The rise and fall of Sonic
Tue, 11 April 2006
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The first time I played Sonic the Hedgehog, it had only just come out (to surprisingly little fanfare, initially, here in Australia). I rented it for the weekend from my local video shop, as I was wont to do back then. Upon first viewing I found Sonic's graphics to be, quite simply, astounding. At that stage most platform games (and games in general) tended to look very blocky, almost like they were made out of Lego.
Console game's aesthetics were certainly improving since the arrival of Sega's Megadrive, and the Commodore Amiga computer was running some impressive looking games long before that. But, graphically, Sonic the Hedgehog was pretty much in a whole new league. The colours were extraordinarily vibrant and Sonic's sprite was so sharp and nicely animated that I recall thinking the game was like a playable cartoon. The other factor that stood out about the game was its blazing speed. Zooming through the levels and bouncing around at such an incredible pace had never been seen before. It made quite an impact on most who laid their eyes on that Felix the Cat looking hedgehog's game for the first time.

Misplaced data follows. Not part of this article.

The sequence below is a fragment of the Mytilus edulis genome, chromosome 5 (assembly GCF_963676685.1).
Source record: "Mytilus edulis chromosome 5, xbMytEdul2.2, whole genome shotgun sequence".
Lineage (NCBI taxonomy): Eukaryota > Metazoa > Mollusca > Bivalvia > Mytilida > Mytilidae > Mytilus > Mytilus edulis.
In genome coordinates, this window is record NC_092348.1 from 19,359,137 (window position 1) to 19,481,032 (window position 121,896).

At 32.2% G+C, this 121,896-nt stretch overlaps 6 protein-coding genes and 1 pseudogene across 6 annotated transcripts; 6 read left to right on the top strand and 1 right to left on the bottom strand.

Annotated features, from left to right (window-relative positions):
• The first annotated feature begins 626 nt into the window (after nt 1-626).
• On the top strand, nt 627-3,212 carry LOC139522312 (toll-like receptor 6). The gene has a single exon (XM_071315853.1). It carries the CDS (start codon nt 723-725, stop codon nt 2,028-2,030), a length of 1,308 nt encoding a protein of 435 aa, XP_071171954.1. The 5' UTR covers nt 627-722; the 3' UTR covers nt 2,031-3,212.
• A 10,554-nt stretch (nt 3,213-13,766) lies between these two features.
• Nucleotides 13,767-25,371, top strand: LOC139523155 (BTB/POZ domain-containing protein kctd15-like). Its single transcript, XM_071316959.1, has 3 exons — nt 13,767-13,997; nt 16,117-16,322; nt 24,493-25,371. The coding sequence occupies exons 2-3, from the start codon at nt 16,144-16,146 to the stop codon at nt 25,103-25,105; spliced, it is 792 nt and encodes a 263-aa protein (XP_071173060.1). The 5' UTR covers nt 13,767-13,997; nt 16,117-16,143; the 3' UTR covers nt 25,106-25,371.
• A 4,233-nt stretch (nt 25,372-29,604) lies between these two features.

As a youngster, I'd usually play the one title for far longer time periods than I do now. Not because I had a longer attention span then, it was just that I could rarely afford to have more than one game at a time and this was before I first gained the luxury of being sent my games to review for free. For better or worse, games back in those days tended to be a lot tougher than today's titles, so that dedication to an individual piece of software was often required of the player, if you wanted to get to the end. For its era, Sonic was something of a pushover in comparison to most of the other stuff I'd been playing. Consequently , I'd well and truly "beaten" the game and seen it through to the finish (with the "good" ending and all) by the time I returned it to the video "store" (as the Americans, or Mugwai, would say).
Not long after, I'd somehow gotten enough money together to actually buy a new game to own. I went into the game shop and asked what cool new Megadrive titles they recommended. They instantly suggested Sonic the Hedgehog. I explained that I'd already finished it and asked what else they had. Basically, they said they really hadn't been playing anything else. Sonic was what it was all about and they didn't care about any other games. So, I wound up buying Sonic the Hedgehog - a game I'd already completed - unsure if I'd just made a really dumb decision. I went on to happily play through that bastard countless times, so I'd say I got my money's worth.